Israeli Communications Minister Ayoob Kara says Tel Aviv is seeking direct flights to Saudi Arabia
for the Hajj pilgrimage as the two sides move closer to forge a model of relations.
In an interview with Bloomberg earlier this week, Kara expressed hope that Israeli Muslims would be able to fly directly from Tel Aviv’s Ben Gurion airport to Saudi Arabia, instead of enduring the 1,000-mile bus route across the Jordan River and through the Saudi desert to reach the holy city of Mecca.
“Reality has changed,” Kara said. “This is a good time to make the request, and I’m working hard on it.”
Kara also said that he had spoken to government officials in Saudi Arabia, Jordan and other countries about the Hajj plan, adding that they were “ready to do it, but it’s very sensitive and it’s still a matter of negotiation.”
A non-stop flight from Tel Aviv to Mecca is ideal, but the route may have a stop in Jordan or another country, he pointed out.
The Israeli minister further noted that another topic under discussion is the prospect of Saudi Arabia issuing temporary travel documents to Israeli pilgrims to replace the present Jordanian-issued documents.
An estimated 6,000 Israeli Arabs make the Hajj journey every year.
Saudi Arabia and Israel do not have formal diplomatic relations or airline links, but they have been increasingly tilting toward one another in recent years.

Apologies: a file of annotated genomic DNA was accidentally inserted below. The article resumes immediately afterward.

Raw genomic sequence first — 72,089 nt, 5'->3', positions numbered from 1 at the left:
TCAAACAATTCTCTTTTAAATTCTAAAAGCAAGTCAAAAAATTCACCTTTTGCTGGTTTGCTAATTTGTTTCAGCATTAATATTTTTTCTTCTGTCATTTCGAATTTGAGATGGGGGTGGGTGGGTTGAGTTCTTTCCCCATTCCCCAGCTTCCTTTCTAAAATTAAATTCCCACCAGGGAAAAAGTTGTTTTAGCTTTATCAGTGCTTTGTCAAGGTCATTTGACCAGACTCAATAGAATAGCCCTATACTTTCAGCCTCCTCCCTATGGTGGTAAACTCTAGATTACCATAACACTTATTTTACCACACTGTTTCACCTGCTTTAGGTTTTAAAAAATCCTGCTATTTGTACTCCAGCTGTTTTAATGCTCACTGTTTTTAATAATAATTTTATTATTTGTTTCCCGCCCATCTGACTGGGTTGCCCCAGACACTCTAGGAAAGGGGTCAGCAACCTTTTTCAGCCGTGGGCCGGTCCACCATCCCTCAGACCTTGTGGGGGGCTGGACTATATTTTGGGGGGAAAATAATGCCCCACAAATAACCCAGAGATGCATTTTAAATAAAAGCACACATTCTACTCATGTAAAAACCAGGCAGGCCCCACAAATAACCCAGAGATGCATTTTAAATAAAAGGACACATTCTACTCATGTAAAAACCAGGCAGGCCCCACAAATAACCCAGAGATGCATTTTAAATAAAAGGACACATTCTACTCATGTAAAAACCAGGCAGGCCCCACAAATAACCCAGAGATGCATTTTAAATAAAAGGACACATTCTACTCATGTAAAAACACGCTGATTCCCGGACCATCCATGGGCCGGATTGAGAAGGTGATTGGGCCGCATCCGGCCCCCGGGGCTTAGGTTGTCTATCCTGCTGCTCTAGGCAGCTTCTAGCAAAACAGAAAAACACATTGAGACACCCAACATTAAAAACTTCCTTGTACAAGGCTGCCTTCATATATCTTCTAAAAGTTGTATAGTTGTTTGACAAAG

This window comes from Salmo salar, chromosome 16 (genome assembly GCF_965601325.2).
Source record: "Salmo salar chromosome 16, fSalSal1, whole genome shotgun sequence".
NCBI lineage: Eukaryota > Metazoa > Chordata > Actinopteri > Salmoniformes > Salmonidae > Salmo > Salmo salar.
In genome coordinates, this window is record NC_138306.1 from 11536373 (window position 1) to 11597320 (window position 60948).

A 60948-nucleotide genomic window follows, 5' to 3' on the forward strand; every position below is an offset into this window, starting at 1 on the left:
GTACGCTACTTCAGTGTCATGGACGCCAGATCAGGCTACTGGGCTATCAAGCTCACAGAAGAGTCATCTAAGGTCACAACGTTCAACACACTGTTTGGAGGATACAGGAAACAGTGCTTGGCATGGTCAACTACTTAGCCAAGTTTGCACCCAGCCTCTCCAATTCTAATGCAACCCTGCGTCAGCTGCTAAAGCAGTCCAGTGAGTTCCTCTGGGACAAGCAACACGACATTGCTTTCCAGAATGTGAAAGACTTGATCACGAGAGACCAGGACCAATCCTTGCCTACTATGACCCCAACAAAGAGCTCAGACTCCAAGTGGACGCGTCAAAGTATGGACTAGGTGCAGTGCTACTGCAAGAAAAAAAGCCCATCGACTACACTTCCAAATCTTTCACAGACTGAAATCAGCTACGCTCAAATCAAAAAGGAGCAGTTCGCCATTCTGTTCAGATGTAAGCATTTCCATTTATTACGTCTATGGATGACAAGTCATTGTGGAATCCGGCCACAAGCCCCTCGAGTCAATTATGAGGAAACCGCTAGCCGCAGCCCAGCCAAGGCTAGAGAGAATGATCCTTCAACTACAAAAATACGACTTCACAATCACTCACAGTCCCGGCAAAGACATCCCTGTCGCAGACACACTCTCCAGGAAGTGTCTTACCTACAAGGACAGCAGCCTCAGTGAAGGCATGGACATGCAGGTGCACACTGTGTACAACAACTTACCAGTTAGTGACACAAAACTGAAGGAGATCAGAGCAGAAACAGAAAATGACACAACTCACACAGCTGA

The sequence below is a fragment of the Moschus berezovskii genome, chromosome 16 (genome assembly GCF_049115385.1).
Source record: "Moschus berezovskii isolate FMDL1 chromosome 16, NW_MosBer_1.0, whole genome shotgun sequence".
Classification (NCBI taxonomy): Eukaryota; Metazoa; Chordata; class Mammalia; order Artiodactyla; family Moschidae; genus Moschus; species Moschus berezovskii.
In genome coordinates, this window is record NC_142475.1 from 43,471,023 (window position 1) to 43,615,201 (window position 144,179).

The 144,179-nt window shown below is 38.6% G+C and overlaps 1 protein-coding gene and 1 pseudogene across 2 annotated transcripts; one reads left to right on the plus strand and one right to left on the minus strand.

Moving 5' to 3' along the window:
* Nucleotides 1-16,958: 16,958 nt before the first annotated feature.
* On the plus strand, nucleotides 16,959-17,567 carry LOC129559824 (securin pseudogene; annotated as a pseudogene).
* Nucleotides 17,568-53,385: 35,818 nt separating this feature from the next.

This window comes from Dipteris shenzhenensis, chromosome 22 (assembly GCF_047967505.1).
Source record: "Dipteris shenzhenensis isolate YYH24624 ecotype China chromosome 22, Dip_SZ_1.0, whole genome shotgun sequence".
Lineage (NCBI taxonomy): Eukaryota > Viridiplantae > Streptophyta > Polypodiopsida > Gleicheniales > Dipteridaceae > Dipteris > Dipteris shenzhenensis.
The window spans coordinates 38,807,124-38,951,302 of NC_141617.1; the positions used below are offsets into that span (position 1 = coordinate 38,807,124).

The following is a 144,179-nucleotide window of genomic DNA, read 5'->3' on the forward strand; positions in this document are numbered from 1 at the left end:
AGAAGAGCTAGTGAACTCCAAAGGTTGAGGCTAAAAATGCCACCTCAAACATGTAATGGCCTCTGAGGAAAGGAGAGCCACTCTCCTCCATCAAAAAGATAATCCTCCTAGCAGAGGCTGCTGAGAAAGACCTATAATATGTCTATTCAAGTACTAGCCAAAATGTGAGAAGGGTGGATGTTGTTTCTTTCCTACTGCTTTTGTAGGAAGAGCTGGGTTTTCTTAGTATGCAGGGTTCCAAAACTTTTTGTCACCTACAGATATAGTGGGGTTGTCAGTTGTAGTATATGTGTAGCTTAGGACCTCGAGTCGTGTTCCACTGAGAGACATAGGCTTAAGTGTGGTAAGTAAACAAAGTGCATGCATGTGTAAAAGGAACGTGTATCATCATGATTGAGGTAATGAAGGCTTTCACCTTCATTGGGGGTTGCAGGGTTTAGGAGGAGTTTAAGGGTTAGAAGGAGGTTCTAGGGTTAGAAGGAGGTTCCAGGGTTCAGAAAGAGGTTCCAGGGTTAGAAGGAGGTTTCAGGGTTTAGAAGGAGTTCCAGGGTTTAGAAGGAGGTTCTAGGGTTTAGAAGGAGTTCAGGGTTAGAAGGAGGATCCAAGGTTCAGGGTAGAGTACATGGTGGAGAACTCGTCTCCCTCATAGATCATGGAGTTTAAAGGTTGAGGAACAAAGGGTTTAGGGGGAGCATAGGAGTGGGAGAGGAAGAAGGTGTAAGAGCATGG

Last month, Avigdor Lieberman, Israel’s minister of military affairs, called for a deal with Arab countries, including Saudi Arabia, as a prerequisite for any agreement to resolve the decades-long conflict with the Palestinians.
Israeli minister of military affairs Avigdor Lieberman speaks during the annual Herzilya security conference in Herzliya, near Tel Aviv, June 22, 2017. (Photo by AFP)
Additionally, Israel’s Transportation and Intelligence Minister Yisrael Katz urged Saudi King Salman bin Abdulaziz Al Saud to invite Israeli Prime Minister Netanyahu to Riyadh to establish full diplomatic relations.
The Times also cited unnamed Arab and American sources as saying that Tel Aviv and Riyadh were in clandestine talks to establish official economic ties for the first time since the entity was created on the Palestinian territories some 69 years ago.
Forming economic connections between the two sides could begin by allowing Israeli companies to open shops in the Arab kingdom, or granting Israel’s El Al airline permission to fly over Saudi airspace, the report said.